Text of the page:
Nome’s Unsheltered, Vulnerable Individuals Will Be Housed at Local Gym
The Nome Recreation Center opened its doors on Monday to the unsheltered population in Nome. KNOM reports that both the Norton Sound Health Corporation’s Day Shelter and the Nome Emergency Shelter Team, or NEST, have moved their operations to the gymnasium of the rec center for the foreseeable future.
The rec center has been closed to the public since March 14th, as a precautionary measure to prevent the possible spread of COVID-19.
So what is usually a large room filled with youths playing basketball or roller-skating, is now filled with tables where Day Shelter guests sit and entertain themselves by playing cards or doing crafts. At night, the tables in the rec center gym are replaced by mattresses.
The move to the gymnasium allows them to take more precautions against the COVID-19 threat, as Keith Morrison, a recovery coach at the Day Shelter, explains.
“The primary reason why we came here is so that individuals could be six-feet apart both during the day at separate ends of the table and doing their best to spread out.”
Public health and City of Nome officials recommended the move as the larger space at the rec center allows more distance between guests, which can delay the potential spread of the novel coronavirus.
For unknown reasons, conditions at the NEST have been getting more crowded. Rhonda Schneider Executive Director of the Nome Community Center, the organization who operates the NEST, told KNOM via email that there have been nights recently where guests were only able to sleep two-feet apart. Schneider says that normally the number of visitors begins to drop by this time of year, but so far this winter, that hasn’t been the case. NEST’s seasonal timeline is almost up and the shelter is scheduled to close for the season on May 1st.
Nome City Manager Glenn Steckman says another reason for the move is that the unsheltered population is already vulnerable.
“Some of these folks are already sick. We have a person who is homeless who suffers from cancer. Others have immune system problems. So, some of these folks already have challenges right now.”
While representatives from the Day Shelter and NEST are concerned that the rec center facility is far from Front Street, Steckman explains that it’s still the most practical space.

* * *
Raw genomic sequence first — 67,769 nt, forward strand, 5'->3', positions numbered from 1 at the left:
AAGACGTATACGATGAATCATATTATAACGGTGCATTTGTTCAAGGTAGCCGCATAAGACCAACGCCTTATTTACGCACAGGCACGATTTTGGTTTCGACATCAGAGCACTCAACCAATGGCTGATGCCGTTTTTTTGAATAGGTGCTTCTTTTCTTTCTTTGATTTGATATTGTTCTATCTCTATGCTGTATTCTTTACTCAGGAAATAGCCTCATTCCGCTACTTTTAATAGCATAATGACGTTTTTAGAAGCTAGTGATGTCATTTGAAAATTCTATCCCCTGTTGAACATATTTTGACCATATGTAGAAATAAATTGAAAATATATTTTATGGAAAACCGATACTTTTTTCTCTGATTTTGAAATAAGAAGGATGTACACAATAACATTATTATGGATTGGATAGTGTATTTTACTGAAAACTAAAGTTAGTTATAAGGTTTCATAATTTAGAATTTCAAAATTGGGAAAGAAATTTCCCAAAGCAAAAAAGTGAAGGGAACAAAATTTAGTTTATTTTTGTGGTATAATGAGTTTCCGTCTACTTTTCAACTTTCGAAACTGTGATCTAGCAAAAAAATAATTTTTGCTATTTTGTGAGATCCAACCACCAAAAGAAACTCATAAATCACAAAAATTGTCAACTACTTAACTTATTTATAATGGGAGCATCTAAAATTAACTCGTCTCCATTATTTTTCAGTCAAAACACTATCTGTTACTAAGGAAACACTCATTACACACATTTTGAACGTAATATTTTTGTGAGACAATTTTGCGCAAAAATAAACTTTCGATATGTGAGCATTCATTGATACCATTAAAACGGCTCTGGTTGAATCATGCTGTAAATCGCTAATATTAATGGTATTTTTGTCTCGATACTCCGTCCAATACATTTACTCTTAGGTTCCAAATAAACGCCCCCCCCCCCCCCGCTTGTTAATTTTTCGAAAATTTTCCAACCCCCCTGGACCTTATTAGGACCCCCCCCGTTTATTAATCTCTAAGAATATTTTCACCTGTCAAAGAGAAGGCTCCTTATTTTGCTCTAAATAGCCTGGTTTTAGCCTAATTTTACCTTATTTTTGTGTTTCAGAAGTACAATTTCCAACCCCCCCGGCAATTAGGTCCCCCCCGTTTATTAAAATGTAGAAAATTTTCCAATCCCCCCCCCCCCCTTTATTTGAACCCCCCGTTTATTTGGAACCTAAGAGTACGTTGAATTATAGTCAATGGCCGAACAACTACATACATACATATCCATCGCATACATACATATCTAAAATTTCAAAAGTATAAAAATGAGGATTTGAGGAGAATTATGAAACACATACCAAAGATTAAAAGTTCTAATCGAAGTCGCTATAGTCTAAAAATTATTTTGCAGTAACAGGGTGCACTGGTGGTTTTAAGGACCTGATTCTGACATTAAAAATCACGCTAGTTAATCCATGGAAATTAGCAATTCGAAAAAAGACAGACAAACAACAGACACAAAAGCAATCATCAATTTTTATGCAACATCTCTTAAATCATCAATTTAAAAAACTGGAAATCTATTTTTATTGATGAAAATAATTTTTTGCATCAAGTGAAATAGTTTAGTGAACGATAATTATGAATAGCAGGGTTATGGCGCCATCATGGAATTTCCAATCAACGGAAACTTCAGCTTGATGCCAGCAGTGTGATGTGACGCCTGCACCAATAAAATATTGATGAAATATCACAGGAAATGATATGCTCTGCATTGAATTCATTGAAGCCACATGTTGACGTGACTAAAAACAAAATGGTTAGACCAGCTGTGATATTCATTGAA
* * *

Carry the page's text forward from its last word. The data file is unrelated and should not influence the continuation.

“We chose the Recreation Center which has bathroom facilities and shower facilities for when they shower twice a week.”
He says the National Guard Armory was a consideration, but that space is to be kept available for military use.
City staff will not be running the temporary shelter out of the gymnasium. All operations will be continued by NEST and Day Shelter staff. The City Manager also stressed that the shelter guests do not have access to any of the recreational facilities like the weight room, bowling alley, or basketball hoops. Nome Police’s Community Service Officer will continue to bring guests to the new shelter location at the rec center.
Despite the change of venue, the COVID-19 threat has not changed much in daily intake operations for shelter guests. As of this report, Day Shelter Recovery Coach Keith Morrison says that they are not doing additional health screenings for guests, like a temperature check, but…
“There’s signage all over the facility reminding people what they need to do to protect themselves and each other.”
Rhonda Schneider says that guests will be asked screening questions but did not specify if that included a temperature check or additional health questions. She mentioned that their staff is cleaning frequently and wiping down the mats every night.
In addition, Morrison says they’re trying to figure out how to provide the care that they can while keeping social distance precautions in mind.
“Talking circles are not necessarily as effective when people are forced to be six feet apart from each other. We don’t know that as a fact, we just haven’t tried it.”
According to Morrison they have seen fewer visitors since they moved to the rec center on Monday. He says that could be due to the location change or simply the fact that the weather is getting warmer.
The rec center’s hours of operations have changed so that there is no gap in service between Day Shelter staff and the NEST, allowing guests to have access to an open shelter 24/7.
Image at top: Mattresses are spread six feet apart in the Nome Recreation Center as a social distancing precaution. Photo from Emily Hofstaedter, KNOM (2020)